Rick Pitino's Remaining A Louisville Cardinal For SIX More Years

Louisville Cardinal, Head Basketball Coach, Rick Pitino will receive a base salary of $2.25 million for the next three seasons and then $2.5 million a year from 2010-2013.

Pitino, who was hired in 2001, also has several deferred compensation bonuses had an earn in the contract, including one on July 1 of $1.75 million.

He can earn an extra $3.6 million if he is still coaching in March of 2010 and another $3.6 million if he completes the new contract.

All told, Pitino can earn $23.2 million over the next six seasons — excluding performance bonuses.

This as the University of Louisville extended the contract of men's basketball coach Rick Pitino three years, boosting his association with the Cardinals through the 2012-13 season.

The only coach in NCAA history to take three different teams to the Final Four, Pitino had three years remaining on his current contract, which would have tied him with the Cardinals through the 2009-10 season. The agreement will take Pitino into the first three years of the new downtown arena being constructed on the Louisville riverfront. U of L men's and women's basketball will serve as the primary tenants for the new facility scheduled to open for the 2010-11 season.

"Rick has meant so much not only to our men's basketball program, but to this community," said U of L Vice President and Director of Athletics Tom Jurich. "He has our team primed for another great run next season and I'm sure we will keep that going in years to follow. He obviously has Hall of Fame credentials and there's no one I would rather have as our coach. I'm thrilled that we can count on him guiding our men's basketball program for at least the next six years."

Pitino will welcome back one of his most anticipated U of L teams next season. Louisville, which won eight of its last 10 games last year and reached the second round of the NCAA Tournament, will return four starters and its top seven scorers for the 2007-08 season. Pitino guided the Cardinals to a 24-10 record last season, a No. 16 national ranking in the final Associated Press poll (No. 20 ESPN/USA Today) and a tie for second in the BIG EAST Conference with a 12-4 league mark.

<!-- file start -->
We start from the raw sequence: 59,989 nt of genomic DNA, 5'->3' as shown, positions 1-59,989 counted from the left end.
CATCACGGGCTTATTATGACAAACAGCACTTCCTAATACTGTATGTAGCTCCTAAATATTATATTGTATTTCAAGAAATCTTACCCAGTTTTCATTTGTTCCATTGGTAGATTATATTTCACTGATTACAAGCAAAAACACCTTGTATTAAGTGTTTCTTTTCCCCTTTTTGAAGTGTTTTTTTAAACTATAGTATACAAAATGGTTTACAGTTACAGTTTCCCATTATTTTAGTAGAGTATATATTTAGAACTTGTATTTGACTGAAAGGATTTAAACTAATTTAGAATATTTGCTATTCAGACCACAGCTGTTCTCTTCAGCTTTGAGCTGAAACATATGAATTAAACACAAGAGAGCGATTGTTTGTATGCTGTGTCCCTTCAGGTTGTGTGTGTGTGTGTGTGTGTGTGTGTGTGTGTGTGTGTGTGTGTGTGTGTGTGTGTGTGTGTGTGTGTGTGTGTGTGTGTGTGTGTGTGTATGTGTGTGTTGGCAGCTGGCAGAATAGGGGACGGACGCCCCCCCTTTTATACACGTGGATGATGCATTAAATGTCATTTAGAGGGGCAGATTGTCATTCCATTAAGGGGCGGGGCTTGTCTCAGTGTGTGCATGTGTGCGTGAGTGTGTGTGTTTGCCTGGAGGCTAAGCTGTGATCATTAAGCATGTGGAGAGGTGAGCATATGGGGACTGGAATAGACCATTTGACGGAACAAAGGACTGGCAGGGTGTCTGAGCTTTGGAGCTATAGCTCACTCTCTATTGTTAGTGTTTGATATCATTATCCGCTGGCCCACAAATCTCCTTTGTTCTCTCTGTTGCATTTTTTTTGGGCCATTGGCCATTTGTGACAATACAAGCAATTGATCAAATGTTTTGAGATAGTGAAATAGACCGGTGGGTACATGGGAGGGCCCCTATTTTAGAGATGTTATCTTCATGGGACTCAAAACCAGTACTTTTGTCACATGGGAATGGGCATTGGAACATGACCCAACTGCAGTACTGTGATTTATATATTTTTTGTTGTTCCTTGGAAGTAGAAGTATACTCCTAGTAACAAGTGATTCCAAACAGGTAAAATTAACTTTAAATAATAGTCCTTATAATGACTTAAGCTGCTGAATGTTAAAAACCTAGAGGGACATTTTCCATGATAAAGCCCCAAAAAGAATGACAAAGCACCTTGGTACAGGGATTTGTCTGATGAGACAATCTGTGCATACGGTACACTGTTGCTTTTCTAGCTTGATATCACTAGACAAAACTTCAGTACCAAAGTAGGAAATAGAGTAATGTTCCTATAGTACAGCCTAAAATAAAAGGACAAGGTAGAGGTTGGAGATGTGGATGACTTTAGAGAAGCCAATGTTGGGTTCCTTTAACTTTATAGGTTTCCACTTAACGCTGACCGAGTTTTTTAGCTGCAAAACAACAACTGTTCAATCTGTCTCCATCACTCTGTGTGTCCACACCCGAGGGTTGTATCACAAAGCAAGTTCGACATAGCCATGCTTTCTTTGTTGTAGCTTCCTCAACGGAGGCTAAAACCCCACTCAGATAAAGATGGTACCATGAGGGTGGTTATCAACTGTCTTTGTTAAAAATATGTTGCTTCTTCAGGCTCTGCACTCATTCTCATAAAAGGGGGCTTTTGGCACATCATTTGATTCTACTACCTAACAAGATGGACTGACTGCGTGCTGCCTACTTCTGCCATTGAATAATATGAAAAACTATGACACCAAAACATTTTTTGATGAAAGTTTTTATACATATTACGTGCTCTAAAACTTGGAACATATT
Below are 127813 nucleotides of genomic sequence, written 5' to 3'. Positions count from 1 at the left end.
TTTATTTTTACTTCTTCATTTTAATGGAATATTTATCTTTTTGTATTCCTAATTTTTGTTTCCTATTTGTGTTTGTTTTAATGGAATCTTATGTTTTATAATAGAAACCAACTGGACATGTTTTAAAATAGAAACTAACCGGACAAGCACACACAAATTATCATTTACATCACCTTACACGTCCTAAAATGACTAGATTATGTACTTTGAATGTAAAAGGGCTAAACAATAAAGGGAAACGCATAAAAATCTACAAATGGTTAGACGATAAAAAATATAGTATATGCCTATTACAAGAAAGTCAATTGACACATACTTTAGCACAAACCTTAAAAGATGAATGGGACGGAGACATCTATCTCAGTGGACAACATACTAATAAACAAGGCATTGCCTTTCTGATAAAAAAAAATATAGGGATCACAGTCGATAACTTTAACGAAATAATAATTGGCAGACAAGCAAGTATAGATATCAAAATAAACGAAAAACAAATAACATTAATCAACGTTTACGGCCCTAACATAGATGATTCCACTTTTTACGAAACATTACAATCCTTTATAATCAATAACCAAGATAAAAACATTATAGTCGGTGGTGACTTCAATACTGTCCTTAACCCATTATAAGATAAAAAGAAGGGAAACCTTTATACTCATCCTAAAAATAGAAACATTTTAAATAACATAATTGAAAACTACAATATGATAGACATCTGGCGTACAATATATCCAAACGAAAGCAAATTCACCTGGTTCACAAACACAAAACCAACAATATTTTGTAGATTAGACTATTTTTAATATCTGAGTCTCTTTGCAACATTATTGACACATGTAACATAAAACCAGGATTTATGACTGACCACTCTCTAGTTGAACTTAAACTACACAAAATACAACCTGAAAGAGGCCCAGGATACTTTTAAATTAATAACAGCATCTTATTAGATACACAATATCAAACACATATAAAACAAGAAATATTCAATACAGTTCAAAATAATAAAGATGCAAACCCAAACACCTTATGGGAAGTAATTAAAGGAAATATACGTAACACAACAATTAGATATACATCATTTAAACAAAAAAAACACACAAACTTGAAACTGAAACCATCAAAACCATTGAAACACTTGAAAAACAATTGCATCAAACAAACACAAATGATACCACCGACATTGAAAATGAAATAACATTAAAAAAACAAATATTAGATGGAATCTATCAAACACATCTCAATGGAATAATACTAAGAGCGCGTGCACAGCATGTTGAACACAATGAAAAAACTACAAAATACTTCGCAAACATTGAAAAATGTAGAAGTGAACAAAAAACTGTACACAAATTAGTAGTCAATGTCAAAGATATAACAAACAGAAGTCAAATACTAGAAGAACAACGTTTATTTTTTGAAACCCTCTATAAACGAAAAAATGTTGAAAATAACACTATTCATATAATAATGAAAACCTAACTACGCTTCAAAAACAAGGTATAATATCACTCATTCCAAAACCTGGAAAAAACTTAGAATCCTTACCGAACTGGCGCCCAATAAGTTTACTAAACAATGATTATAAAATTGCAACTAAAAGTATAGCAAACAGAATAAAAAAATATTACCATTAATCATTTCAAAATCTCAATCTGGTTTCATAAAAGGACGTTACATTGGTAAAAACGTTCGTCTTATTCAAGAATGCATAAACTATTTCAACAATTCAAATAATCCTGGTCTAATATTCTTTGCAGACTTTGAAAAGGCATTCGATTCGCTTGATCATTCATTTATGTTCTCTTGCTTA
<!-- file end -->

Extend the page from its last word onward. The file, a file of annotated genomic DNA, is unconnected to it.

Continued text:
In 21 seasons as a collegiate head coach at four different schools, Pitino has compiled a 494-182 record, a .731 winning percentage that ranks him 11th among active coaches. He has a 142-58 record in six seasons at U of L since joining the Cardinals on March 21, 2001, an average of nearly 24 victories per season.

Among active coaches, Pitino has the second-highest winning percentage in NCAA Tournament games, winning 74.4 percent of his games in the post-season event with a 32-11 record in 12 tournament appearances. He is one of a select group of four coaches who have taken teams from four different schools to the NCAA Tournament. A 2006 inductee to the New York City Hall of Fame, Pitino is one of 10 coaches all-time who have reached the Final Four on at least five occasions.

Pitino's finest season with the Cardinals to date was in 2004-05 when U of L was No. 3 in the nation in the final ESPN/USA Today poll while posting a stellar 33-5 record, matching the most victories in U of L history. U of L won its first-ever Conference USA regular season title and also claimed the league tournament championship. Louisville reached its first NCAA Sweet 16 since 1997 as the No. 4 seed in the Albuquerque Regional before advancing to its first NCAA Final Four since 1986 in Pitino's fifth career Final Four.

Pitino's impact on the U of L program has gone well beyond his on-court success. The overall grade point average of the men's basketball team in recent years has been the highest at U of L since tracking that statistic since 1984. Nine of the Cardinals' 11 seniors over the last four years have earned their collegiate degrees, including all five over the last two years. Average season attendance rose nearly 2,000 in Freedom Hall to a sold-out situation in the first year of his arrival and U of L has a substantial waiting list.